Aylan Kurdi: Why the real immigration crisis hasn’t hit the EU yet

Climate Change Refugees, Calgary, Alberta in December 2007 by ItzaFineDay

After national front pages printed the image of 3-year-old Aylan Kurdi’s body washed up on a beach in Turkey, the mood across Europe has changed.

All but one member of the Kurdi family died attempting to reach Europe, the plan being to eventually live with relatives in Canada. They were fleeing their Syrian hometown of Kobani, which has been bombarded by heavy fighting between Islamic State and Kurdish fighters.

The immigration crisis has rapidly evolved over the summer, from net migration fears to tunnel invasions at Calais, to the full-blown humanitarian crisis it is now widely considered.

However, many in Europe are fighting over which states should shoulder responsibility for the crisis. At a summit in Brussels this morning Hungary’s nationalist prime minister, Viktor Orbán, labelled EU immigration a “German problem”, arguing that controversial scenes at Budapest train station proved Hungary was defending European Christianity against a Muslim influx.

But in truth, immigration is a Western problem – and the worst is yet to come.

The large numbers of people coming to Europe are predominantly asylum seekers. Figures from the UN High Commissioner for Refugees (UNHCR) and the Home Office, compiled by the BBC, reveal that asylum applications in Europe reached 438,000 by the end of July. This is compared with 571,000 applications for the whole of 2014.

Germany is still the most sought-after destination for migrants arriving in Europe, with more than 188,000 applications by the end of July 2015 – 15,416 more compared with the whole of 2014. The rise of Islamic State, as well as tumultuous conditions in countries like Syria and Libya, are widely acknowledged to be behind the large increases in asylum seekers.

Asylum applications submitted in selected European countries by BBC News

However soon the problem of climate change threatens to become the leading cause of immigration, with numbers of “climate migrants” poised to overtake and replace asylum seekers.

In his controversial 2013 book Ten Billion, Microsoft Research’s head of computational science Stephen Emmott warned readers of a Europe with “heavily defended border controls designed to prevent millions of people from entering”.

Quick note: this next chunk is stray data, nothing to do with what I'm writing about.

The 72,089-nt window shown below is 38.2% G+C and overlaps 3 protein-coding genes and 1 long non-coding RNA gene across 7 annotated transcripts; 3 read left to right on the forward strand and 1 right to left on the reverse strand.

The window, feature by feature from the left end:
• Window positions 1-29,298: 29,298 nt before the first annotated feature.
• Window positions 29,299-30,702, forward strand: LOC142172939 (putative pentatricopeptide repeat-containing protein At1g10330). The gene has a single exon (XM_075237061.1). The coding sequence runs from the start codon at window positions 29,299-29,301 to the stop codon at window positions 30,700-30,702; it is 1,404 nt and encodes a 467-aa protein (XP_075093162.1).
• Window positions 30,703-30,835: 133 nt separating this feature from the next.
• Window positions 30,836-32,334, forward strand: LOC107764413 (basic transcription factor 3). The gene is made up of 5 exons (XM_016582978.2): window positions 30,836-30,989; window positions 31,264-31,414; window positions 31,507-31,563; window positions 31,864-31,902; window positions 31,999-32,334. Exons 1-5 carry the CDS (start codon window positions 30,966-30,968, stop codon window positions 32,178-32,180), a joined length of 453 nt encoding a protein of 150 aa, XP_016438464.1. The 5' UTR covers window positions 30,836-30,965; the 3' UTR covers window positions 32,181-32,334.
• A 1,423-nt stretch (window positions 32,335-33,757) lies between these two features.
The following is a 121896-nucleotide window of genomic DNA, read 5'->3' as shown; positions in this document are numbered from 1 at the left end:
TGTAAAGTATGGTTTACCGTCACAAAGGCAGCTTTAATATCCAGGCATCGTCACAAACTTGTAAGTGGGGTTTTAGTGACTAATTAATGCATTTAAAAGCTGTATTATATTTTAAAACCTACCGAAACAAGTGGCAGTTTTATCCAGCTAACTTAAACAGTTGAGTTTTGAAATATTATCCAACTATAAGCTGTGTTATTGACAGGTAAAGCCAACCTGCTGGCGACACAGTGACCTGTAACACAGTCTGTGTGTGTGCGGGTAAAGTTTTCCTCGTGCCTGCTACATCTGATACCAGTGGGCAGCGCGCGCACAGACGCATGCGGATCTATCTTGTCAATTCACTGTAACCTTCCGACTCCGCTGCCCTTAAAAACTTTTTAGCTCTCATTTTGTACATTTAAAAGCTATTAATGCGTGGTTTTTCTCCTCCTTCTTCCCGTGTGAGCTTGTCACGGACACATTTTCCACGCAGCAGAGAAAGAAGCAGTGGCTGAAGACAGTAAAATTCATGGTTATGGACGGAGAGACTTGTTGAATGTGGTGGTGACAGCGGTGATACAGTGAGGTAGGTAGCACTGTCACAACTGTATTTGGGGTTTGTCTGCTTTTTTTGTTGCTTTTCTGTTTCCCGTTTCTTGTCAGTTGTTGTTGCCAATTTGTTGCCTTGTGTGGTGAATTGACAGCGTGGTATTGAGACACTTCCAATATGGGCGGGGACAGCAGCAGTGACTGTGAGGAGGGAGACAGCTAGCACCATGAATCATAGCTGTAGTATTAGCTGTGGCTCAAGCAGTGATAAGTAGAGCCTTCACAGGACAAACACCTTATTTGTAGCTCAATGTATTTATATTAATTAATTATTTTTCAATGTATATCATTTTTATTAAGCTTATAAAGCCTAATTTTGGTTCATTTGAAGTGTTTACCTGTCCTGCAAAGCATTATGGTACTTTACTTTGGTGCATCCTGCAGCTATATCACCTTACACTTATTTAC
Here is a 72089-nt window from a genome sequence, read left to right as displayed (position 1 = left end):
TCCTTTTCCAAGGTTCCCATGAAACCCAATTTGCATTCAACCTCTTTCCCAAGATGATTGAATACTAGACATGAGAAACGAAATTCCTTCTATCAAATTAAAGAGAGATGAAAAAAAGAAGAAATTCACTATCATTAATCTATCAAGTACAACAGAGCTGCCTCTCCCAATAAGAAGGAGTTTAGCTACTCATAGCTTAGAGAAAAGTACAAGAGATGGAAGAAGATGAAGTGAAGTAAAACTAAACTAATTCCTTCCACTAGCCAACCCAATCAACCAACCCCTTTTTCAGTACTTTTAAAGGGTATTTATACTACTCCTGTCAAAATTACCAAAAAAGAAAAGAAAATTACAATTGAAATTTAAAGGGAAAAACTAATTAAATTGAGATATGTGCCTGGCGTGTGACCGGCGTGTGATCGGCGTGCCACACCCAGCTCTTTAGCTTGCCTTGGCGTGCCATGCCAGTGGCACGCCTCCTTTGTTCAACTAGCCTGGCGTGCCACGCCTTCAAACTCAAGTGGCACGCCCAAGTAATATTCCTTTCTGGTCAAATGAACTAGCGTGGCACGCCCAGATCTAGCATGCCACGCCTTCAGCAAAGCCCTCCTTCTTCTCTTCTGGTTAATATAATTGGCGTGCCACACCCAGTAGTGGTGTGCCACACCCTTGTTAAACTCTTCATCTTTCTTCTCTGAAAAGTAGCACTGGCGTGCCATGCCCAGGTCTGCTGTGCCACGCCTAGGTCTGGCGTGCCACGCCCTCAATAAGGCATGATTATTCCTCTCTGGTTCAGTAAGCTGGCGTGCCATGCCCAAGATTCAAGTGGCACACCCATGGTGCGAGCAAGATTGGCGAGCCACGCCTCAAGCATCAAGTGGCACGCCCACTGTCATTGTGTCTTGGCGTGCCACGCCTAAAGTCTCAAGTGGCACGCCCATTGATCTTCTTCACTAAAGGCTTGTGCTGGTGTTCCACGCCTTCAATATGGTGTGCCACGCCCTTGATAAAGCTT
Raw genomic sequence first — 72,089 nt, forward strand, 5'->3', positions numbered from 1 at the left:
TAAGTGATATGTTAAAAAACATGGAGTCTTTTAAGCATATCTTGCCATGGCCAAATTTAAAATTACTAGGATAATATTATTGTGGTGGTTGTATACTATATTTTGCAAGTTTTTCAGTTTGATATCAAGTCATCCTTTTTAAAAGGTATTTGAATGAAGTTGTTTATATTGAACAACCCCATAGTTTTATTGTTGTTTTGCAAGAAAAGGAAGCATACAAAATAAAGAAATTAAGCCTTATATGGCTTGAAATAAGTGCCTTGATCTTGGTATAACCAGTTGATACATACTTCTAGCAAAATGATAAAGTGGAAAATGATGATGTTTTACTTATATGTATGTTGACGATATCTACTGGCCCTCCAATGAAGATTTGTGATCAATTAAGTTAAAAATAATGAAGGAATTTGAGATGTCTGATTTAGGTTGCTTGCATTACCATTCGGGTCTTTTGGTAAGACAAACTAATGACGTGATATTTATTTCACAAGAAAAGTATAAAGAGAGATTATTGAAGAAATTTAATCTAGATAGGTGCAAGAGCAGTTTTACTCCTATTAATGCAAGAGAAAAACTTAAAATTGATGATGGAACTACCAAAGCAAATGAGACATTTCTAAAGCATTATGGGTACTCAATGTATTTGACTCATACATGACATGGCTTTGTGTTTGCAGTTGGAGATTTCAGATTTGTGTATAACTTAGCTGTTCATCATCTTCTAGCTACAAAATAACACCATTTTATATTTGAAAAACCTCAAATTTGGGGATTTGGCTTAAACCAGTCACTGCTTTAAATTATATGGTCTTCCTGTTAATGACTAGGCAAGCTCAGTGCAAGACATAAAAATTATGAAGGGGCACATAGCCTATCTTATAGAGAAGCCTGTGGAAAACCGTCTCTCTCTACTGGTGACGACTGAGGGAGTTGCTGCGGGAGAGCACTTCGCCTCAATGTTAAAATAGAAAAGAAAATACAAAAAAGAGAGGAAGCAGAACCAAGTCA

Rather than predicting Orban’s comments about reinforcing Hungarian borders to deter asylum seekers, Emmott was predicting migration caused by countries being “no longer habitable” due to climate change.

Whilst Emmott’s book was criticized for its melodramatic and bleak tendencies, his predictions are logical extensions of readily available data from more credible sources, such as the Intergovernmental Panel on Climate Change (IPCC), or even Al Gore’s An Inconvenient Truth – a documentary widely adopted in global science curricula to encourage children to take climate change seriously.

Apart from resource scarcity, the increasing frequency of climate-related disasters continues to affect poorest nations of the world hardest. 45 percent of the population of Bangladesh was made homeless at some point between 1980 and 2002 – by comparison, less than one-seventh of one percent affected during the same period in the US.

Instead of treating the “immigration crisis” as a short-term event to which we need to react, we need to look in to the deeper issues creating a far greater problem. David Cameron is right to say that we have a moral responsibility towards migrants, but we also have a moral responsibility to prevent conditions that will lead to climate migrations.

The “immigration crisis” is just the beginning. If the West fails to acts now, it will be buried beneath the blood-soaked weight of its own carbon footprint.

Image Credit – Climate Change Refugees, Calgary, Alberta in December 2007 by ItzaFineDay

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